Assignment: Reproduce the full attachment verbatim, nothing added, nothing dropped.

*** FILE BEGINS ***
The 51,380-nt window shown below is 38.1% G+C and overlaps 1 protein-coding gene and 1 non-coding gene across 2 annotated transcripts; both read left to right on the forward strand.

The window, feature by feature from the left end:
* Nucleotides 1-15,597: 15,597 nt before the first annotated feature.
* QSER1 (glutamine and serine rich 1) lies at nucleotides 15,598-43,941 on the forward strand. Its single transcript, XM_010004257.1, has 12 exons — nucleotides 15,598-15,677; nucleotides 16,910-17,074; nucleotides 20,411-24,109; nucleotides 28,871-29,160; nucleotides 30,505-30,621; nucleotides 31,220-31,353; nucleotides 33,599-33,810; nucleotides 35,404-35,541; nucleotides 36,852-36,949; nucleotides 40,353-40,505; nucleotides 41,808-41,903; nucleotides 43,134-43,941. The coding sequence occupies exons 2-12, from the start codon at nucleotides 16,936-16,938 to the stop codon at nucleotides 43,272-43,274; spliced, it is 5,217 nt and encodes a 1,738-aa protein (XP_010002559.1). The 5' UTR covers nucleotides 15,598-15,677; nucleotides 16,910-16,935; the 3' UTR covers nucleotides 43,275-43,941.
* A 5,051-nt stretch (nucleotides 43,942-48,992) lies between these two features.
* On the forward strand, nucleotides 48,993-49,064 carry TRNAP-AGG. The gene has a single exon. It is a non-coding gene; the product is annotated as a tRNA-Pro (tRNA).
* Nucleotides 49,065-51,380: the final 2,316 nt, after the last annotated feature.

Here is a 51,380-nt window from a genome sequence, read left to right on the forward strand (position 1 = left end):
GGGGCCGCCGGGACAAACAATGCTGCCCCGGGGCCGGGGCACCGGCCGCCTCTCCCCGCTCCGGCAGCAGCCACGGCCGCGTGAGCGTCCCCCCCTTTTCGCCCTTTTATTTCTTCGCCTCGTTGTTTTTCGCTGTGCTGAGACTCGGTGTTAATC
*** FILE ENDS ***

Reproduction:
The 51,380-nt window shown below is 38.1% G+C and overlaps 1 protein-coding gene and 1 non-coding gene across 2 annotated transcripts; both read left to right on the forward strand.

The window, feature by feature from the left end:
* Nucleotides 1-15,597: 15,597 nt before the first annotated feature.
* QSER1 (glutamine and serine rich 1) lies at nucleotides 15,598-43,941 on the forward strand. Its single transcript, XM_010004257.1, has 12 exons — nucleotides 15,598-15,677; nucleotides 16,910-17,074; nucleotides 20,411-24,109; nucleotides 28,871-29,160; nucleotides 30,505-30,621; nucleotides 31,220-31,353; nucleotides 33,599-33,810; nucleotides 35,404-35,541; nucleotides 36,852-36,949; nucleotides 40,353-40,505; nucleotides 41,808-41,903; nucleotides 43,134-43,941. The coding sequence occupies exons 2-12, from the start codon at nucleotides 16,936-16,938 to the stop codon at nucleotides 43,272-43,274; spliced, it is 5,217 nt and encodes a 1,738-aa protein (XP_010002559.1). The 5' UTR covers nucleotides 15,598-15,677; nucleotides 16,910-16,935; the 3' UTR covers nucleotides 43,275-43,941.
* A 5,051-nt stretch (nucleotides 43,942-48,992) lies between these two features.
* On the forward strand, nucleotides 48,993-49,064 carry TRNAP-AGG. The gene has a single exon. It is a non-coding gene; the product is annotated as a tRNA-Pro (tRNA).
* Nucleotides 49,065-51,380: the final 2,316 nt, after the last annotated feature.

Here is a 51,380-nt window from a genome sequence, read left to right on the forward strand (position 1 = left end):
GGGGCCGCCGGGACAAACAATGCTGCCCCGGGGCCGGGGCACCGGCCGCCTCTCCCCGCTCCGGCAGCAGCCACGGCCGCGTGAGCGTCCCCCCCTTTTCGCCCTTTTATTTCTTCGCCTCGTTGTTTTTCGCTGTGCTGAGACTCGGTGTTAATC